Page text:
Dancing the Can-can

aluminum revolution in craft brewing finds its way to the Valley

Thom Fountain, photos by Andrea Paulseth

UN-POPPING THE TOP. Lazy Monk Brewery’s Leos Frank gets his can on using the brewery’s new equipment.
UN-POPPING THE TOP. Lazy Monk Brewery’s Leos Frank gets his can on
using the brewery’s new equipment.

There might have been a time when drinking beer out of a can was looked down upon. Cans were for budget beer. Cans gave your beer a tinny flavor. Cans make you go blind. OK, maybe not that last one, but there was definitely a stigma against the cylinder in the world of beer snobs. But fear not, aluminum providers of the world, cans are back and back with a vengeance.

CraftCans.com – a national group that supports the “Canned Beer Revolution” – counts more than a thousand canned beers in the United States from over 300 breweries, and there’s bound to be more (at least a couple, since there’s some local brews missing). That ‘revolution’ word may not be an overstatement.
This push comes on the heels of a craft beer movement that has been rocking the United States as more and more craft beer makers open breweries and find success.

Locally, a number of breweries have turned to cans as their main distribution method. Lucette Brewing out of Menomonie has three canned beers in their repertoire now, including their Farmer’s Daughter Spiced Blonde, Ride Again and, their newest, Hips Don’t Lie.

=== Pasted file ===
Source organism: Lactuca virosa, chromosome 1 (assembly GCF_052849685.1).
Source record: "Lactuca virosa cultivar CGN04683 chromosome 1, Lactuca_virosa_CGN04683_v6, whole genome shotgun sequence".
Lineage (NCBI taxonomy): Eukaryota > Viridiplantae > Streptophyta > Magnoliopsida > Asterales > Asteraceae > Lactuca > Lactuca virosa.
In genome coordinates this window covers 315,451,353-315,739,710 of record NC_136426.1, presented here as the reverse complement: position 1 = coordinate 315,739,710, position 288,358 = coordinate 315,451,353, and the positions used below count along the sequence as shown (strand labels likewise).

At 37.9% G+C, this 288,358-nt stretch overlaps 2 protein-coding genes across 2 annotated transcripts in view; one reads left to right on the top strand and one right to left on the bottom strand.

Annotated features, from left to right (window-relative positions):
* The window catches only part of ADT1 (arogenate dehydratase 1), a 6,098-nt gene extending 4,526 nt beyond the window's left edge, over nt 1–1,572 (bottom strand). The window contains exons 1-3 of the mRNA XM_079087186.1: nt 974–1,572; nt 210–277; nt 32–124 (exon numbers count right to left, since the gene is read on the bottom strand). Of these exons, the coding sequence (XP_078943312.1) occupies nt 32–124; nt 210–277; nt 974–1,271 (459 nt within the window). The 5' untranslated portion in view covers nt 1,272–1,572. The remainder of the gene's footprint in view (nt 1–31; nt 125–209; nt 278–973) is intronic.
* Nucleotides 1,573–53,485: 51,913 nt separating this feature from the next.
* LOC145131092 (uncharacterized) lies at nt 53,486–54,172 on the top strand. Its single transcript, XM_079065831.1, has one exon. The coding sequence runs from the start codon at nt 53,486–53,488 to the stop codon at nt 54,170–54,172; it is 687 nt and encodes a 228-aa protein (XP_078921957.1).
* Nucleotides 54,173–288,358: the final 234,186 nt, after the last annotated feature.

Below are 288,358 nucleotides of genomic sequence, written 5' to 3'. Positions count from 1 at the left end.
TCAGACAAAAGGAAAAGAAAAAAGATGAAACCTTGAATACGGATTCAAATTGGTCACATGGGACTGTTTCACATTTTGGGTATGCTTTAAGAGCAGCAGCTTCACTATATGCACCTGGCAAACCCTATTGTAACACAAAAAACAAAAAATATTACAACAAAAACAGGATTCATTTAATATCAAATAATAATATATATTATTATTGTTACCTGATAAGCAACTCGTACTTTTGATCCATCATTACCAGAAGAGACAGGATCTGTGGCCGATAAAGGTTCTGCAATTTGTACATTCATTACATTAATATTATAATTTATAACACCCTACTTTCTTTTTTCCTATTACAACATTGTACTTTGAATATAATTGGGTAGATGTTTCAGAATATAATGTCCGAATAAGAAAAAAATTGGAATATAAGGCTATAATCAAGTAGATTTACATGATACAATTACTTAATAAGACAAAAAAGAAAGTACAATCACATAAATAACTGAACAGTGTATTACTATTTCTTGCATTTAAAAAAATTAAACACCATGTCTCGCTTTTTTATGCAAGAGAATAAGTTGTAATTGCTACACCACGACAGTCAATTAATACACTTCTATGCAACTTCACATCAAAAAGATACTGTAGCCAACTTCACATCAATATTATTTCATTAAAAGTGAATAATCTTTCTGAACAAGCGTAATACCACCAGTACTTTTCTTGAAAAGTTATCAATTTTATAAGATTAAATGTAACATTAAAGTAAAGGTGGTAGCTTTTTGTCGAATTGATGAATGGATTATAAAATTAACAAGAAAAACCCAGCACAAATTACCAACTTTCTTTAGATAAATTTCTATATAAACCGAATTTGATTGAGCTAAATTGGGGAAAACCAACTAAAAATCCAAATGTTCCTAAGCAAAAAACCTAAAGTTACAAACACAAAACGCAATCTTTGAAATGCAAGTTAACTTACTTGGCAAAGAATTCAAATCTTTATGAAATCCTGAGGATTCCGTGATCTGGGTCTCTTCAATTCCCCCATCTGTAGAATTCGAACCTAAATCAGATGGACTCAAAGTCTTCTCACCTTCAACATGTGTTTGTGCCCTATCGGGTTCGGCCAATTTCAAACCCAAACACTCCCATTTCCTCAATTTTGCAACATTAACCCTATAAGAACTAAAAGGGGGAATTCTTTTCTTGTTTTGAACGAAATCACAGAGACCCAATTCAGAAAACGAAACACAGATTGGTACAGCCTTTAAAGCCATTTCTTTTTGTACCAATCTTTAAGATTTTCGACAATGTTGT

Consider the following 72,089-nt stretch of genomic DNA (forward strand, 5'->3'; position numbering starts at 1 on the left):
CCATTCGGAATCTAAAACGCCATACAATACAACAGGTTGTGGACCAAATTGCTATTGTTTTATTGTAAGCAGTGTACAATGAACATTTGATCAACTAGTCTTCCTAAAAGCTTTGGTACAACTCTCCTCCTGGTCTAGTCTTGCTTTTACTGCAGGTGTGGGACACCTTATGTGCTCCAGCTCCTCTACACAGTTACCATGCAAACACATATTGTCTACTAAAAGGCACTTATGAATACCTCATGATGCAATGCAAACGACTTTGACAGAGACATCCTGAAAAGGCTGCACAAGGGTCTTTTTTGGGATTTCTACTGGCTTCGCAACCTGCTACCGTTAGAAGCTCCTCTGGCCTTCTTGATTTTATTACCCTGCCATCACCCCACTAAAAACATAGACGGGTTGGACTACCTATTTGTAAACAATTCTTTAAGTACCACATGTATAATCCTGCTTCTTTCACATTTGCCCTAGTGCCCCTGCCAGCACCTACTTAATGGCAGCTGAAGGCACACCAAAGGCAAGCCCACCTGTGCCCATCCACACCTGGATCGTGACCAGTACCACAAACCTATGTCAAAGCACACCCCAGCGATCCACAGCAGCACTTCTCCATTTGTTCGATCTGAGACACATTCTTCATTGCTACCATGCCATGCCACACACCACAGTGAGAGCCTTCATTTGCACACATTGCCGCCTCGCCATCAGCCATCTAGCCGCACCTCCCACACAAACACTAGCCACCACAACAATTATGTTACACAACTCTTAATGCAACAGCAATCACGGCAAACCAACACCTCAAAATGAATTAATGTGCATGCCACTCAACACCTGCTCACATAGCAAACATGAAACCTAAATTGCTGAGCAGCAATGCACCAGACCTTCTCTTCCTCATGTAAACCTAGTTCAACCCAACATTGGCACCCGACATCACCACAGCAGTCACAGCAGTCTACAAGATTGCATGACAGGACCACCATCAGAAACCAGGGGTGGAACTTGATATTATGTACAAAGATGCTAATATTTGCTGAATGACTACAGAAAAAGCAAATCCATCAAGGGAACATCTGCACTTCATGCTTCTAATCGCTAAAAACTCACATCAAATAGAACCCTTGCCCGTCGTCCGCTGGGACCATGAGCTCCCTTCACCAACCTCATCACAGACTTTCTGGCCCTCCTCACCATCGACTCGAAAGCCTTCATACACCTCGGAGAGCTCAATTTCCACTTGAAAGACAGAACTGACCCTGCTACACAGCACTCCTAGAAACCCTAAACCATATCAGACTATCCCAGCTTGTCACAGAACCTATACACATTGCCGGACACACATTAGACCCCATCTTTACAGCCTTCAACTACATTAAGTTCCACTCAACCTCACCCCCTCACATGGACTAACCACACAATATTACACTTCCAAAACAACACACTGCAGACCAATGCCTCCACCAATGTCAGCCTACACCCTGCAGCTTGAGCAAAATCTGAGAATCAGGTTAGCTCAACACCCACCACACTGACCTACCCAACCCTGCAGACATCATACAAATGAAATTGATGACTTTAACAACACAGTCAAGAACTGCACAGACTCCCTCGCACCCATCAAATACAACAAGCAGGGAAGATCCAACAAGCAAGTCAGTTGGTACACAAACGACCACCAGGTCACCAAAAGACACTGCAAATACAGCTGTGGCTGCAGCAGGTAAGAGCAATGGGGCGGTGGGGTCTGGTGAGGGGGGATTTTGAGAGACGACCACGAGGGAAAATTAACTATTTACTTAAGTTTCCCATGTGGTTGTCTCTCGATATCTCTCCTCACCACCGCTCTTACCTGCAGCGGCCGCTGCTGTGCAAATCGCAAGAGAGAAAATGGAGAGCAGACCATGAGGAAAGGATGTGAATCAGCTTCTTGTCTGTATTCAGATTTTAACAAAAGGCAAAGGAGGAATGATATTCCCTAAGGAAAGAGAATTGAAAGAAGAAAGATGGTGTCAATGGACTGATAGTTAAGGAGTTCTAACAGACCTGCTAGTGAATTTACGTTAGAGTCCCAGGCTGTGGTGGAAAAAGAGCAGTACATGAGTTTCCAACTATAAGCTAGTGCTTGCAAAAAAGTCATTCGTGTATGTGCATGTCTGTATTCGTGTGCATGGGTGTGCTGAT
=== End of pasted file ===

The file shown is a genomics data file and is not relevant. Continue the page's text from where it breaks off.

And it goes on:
Michael Wilson, a cofounder at Lucette, said cans were an easy choice for them.

“The most important thing to us is the quality of our beer, and with that in mind the best possible package for beer is a can,” Wilson said. The two worst things for beer are light and oxygen, and Wilson said cans help protect the product better than glass could. Obviously light can get through glass and not through the can, but with oxygen, the crown or cap on a bottle or growler doesn’t hold as tightly as a closed can.

But what about all that nasty tinny flavor, Michael? What about that? Wilson said the technology has come plenty far and with today’s liners you don’t have to worry about any residue. Though, the best way to drink beer is still to pour it into a glass.

“As far as stigma, people weren’t used to seeing high quality beer in a can,” Wilson said. “We’re working on changing that stigma in the industry. More and more people are becoming aware of the benefits of the aluminum can.”

Newer to the canning game is Eau Claire’s Lazy Monk Brewing. The relatively new brewery has been found in growlers around the state, but have begun to can their Bohemian Pilsner in 16oz 4-packs. A growler and a 4-pack conveniently add up to the same amount of the good stuff. Lazy Monk founder Leos Frank said they designed their cans with simplicity in mind, with their illustration of the Lazy Monk over a gold background.

And while cans are certainly on the rise, the vessel is still vastly outnumbered by bottles, which gives canned beers a unique draw to people trying to parse their way through their hundreds of options at big beer retailers.

In those special can cases around the area, you can also find cans of Northwoods’ brews (including Walter’s and Floppin’ Crappie) and, of course, plenty of Leinies. So while the revolution may not be televised, locally, it’ll probably be canned.

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